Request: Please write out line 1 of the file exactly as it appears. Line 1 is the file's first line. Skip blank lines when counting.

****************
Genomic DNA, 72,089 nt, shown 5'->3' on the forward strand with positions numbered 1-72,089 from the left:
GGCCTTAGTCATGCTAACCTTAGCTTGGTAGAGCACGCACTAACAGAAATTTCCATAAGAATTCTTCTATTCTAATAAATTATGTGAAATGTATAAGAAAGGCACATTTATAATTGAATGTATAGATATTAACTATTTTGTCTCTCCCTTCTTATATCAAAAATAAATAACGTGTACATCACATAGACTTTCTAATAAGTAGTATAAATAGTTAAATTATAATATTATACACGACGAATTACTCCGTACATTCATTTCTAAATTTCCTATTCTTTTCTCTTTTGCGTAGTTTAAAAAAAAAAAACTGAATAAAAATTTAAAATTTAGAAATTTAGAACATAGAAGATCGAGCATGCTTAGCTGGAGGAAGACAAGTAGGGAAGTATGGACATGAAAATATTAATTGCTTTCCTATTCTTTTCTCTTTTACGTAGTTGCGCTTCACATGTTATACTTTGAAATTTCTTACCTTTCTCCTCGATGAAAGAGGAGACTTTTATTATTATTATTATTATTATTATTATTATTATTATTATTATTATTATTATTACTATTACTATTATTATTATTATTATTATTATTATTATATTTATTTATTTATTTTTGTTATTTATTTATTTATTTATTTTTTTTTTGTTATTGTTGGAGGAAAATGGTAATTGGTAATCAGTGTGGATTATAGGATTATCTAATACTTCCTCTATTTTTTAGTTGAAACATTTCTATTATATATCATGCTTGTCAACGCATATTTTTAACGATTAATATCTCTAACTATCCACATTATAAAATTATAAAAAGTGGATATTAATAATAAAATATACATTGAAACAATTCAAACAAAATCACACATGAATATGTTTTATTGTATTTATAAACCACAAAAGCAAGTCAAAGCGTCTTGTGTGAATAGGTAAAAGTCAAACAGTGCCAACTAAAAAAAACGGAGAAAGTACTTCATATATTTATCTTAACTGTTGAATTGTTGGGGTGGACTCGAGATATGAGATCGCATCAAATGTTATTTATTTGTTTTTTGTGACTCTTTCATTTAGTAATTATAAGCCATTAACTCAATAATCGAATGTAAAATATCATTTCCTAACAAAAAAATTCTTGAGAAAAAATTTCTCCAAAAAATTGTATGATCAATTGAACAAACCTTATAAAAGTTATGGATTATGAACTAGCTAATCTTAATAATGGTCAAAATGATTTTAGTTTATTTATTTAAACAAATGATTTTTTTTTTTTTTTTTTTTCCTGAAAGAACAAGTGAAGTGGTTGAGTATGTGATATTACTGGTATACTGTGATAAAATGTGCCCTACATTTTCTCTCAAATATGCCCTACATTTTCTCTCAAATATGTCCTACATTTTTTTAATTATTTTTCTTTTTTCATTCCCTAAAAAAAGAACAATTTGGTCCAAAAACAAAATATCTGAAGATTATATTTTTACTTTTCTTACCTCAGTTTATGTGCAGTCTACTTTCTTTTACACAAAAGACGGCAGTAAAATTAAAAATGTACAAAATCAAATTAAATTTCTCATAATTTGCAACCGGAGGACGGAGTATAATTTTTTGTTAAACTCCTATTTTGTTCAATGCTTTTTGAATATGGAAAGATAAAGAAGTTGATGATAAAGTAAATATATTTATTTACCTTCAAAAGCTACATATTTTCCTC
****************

Genomic DNA, 72,089 nt, shown 5'->3' on the forward strand with positions numbered 1-72,089 from the left: